Every November 4, Iran’s hardliners celebrate the date of the hostage crisis at the American embassy in Tehran in 1979, which lasted 444 days. On this occasion, they hold anti-American demonstrations, where they shout slogans like “Death to America” and burn US and Israeli flags. But this year, a professor refused to trample on the flags. A video of his defiant act rapidly went viral.
Last Friday, the flags of the two countries were laid out on the floor in the political science department of the University of Mashhad, so that professors and students could trample them. But Sadegh Zibakalam, a political science professor visiting from Tehran, decided to go against the authorities’ wishes, and walks around the flags – not once but twice. His refusal was caught on camera.
The first video shows the Israeli flag at the entrance to the university, and Zibakalam stepping around it.
He has more trouble with the US flag, because university personnel have blocked his route to avoid walking on it. However, he doesn’t give in, and pushes them out of his way in order to avoid stepping on the flag.
Many Iranians saluted his rebellious act on social media. But others, including officials and conservative media, were furious. One newspaper called for the man they described as a “supporter of the child-killing Zionist regime” to be fired from his university.
Zibakalam is well known for his pro-US positions. He is regularly attacked by politicians and conservative media for his criticisms of Iran’s stance on the United States. In 2014, was even arrested and handed a one-year jail sentence after he said that the Iranian nuclear programme was “useless and a waste of money”. However, he was never sent to jail. This was widely seen as an attempt to intimidate him into silence – but if this was the idea, it doesn’t seem to have worked.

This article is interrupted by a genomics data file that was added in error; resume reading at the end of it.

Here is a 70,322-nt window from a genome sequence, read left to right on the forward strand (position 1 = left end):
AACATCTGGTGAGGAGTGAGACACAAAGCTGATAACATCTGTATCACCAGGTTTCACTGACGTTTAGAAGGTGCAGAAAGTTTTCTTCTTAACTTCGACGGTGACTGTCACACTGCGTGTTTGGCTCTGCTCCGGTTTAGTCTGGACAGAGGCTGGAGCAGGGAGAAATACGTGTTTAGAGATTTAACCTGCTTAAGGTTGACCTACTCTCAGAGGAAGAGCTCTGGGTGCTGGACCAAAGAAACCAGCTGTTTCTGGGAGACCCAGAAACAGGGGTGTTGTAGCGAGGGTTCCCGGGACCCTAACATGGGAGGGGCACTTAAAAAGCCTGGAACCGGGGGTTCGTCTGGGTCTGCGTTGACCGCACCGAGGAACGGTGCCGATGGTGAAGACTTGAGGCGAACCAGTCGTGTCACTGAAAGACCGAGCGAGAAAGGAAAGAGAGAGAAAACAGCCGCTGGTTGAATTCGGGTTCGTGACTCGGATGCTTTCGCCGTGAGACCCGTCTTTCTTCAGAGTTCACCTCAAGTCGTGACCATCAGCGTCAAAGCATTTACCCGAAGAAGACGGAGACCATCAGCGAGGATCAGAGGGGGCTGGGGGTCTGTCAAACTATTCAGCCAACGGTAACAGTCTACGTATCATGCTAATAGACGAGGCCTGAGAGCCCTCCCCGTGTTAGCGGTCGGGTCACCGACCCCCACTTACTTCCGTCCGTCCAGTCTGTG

"The 80s discourse of the 'Great Satan' seems far off"
Maral (not her real name) is a journalist in Iran. She says that Zibakalam’s actions show that the image of the United States has changed a lot over the past years.
These videos may cause Zibakalam quite a lot of trouble, especially if they inspire others to follow his example.
The ideology of the Islamic revolution placed Iran in opposition to all the “superpowers”, notably the United States. But four decades later, this discourse is less and less attractive to Iran’s population, because many people feel that the regime has not fulfilled its promises of economic and social justice. More and more people are criticising this anti-American ideology, and not just among the elite. In reaction to the authorities’ anti-American discourse, a pro-American sentiment is gaining ground.
In the past years, moderate politicians started to make distinctions between the US government and its people, and then even started to distinguish between “good” and “bad” American politicians. Even the Supreme Leader has toned down his language, and now says the United States are “not trustworthy”. The 80s discourse about the “Great Satan” is now quite far off. This context has encouraged some Iranians to more openly express their sympathy toward the United States.
However, many Iranians were quite negatively impacted by the United States’ sanctions on Iran and are still angry about that. Moreover, the vicious presidential campaigning hurt the United States’ image as an enviable model for society. And Donald Trump’s victory may further hurt its image.